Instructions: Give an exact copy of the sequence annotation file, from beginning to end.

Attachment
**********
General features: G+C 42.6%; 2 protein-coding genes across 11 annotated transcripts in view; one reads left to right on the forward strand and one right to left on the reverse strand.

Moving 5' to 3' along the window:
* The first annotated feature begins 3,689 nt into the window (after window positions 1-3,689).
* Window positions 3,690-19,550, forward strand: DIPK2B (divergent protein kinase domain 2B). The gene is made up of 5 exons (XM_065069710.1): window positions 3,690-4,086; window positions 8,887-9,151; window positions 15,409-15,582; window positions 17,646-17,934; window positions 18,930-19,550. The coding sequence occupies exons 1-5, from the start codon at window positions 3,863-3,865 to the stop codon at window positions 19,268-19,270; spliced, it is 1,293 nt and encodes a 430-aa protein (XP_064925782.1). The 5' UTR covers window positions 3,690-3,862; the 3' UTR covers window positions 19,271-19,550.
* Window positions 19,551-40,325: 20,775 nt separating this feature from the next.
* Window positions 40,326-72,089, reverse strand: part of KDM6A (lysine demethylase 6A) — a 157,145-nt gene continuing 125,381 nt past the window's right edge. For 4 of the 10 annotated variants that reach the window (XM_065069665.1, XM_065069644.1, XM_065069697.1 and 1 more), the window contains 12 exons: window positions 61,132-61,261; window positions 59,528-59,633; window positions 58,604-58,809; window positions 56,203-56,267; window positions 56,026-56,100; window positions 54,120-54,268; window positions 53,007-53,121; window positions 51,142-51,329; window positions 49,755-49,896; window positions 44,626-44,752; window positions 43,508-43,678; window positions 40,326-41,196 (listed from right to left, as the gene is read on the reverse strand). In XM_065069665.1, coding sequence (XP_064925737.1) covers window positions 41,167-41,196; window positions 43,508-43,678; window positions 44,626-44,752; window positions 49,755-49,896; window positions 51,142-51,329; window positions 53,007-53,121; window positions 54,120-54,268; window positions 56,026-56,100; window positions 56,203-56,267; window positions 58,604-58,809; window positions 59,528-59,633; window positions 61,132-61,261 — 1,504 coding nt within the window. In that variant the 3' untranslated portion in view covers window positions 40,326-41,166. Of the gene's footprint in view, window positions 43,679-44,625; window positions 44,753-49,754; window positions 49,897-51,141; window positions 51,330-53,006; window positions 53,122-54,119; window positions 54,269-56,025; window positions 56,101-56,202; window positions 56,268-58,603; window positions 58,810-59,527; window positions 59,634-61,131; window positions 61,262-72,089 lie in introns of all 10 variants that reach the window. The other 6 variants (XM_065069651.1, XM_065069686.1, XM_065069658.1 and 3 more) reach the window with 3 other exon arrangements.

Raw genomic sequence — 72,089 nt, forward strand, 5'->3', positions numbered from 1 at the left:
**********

General features: G+C 42.6%; 2 protein-coding genes across 11 annotated transcripts in view; one reads left to right on the forward strand and one right to left on the reverse strand.

Moving 5' to 3' along the window:
* The first annotated feature begins 3,689 nt into the window (after window positions 1-3,689).
* Window positions 3,690-19,550, forward strand: DIPK2B (divergent protein kinase domain 2B). The gene is made up of 5 exons (XM_065069710.1): window positions 3,690-4,086; window positions 8,887-9,151; window positions 15,409-15,582; window positions 17,646-17,934; window positions 18,930-19,550. The coding sequence occupies exons 1-5, from the start codon at window positions 3,863-3,865 to the stop codon at window positions 19,268-19,270; spliced, it is 1,293 nt and encodes a 430-aa protein (XP_064925782.1). The 5' UTR covers window positions 3,690-3,862; the 3' UTR covers window positions 19,271-19,550.
* Window positions 19,551-40,325: 20,775 nt separating this feature from the next.
* Window positions 40,326-72,089, reverse strand: part of KDM6A (lysine demethylase 6A) — a 157,145-nt gene continuing 125,381 nt past the window's right edge. For 4 of the 10 annotated variants that reach the window (XM_065069665.1, XM_065069644.1, XM_065069697.1 and 1 more), the window contains 12 exons: window positions 61,132-61,261; window positions 59,528-59,633; window positions 58,604-58,809; window positions 56,203-56,267; window positions 56,026-56,100; window positions 54,120-54,268; window positions 53,007-53,121; window positions 51,142-51,329; window positions 49,755-49,896; window positions 44,626-44,752; window positions 43,508-43,678; window positions 40,326-41,196 (listed from right to left, as the gene is read on the reverse strand). In XM_065069665.1, coding sequence (XP_064925737.1) covers window positions 41,167-41,196; window positions 43,508-43,678; window positions 44,626-44,752; window positions 49,755-49,896; window positions 51,142-51,329; window positions 53,007-53,121; window positions 54,120-54,268; window positions 56,026-56,100; window positions 56,203-56,267; window positions 58,604-58,809; window positions 59,528-59,633; window positions 61,132-61,261 — 1,504 coding nt within the window. In that variant the 3' untranslated portion in view covers window positions 40,326-41,166. Of the gene's footprint in view, window positions 43,679-44,625; window positions 44,753-49,754; window positions 49,897-51,141; window positions 51,330-53,006; window positions 53,122-54,119; window positions 54,269-56,025; window positions 56,101-56,202; window positions 56,268-58,603; window positions 58,810-59,527; window positions 59,634-61,131; window positions 61,262-72,089 lie in introns of all 10 variants that reach the window. The other 6 variants (XM_065069651.1, XM_065069686.1, XM_065069658.1 and 3 more) reach the window with 3 other exon arrangements.

Raw genomic sequence — 72,089 nt, forward strand, 5'->3', positions numbered from 1 at the left: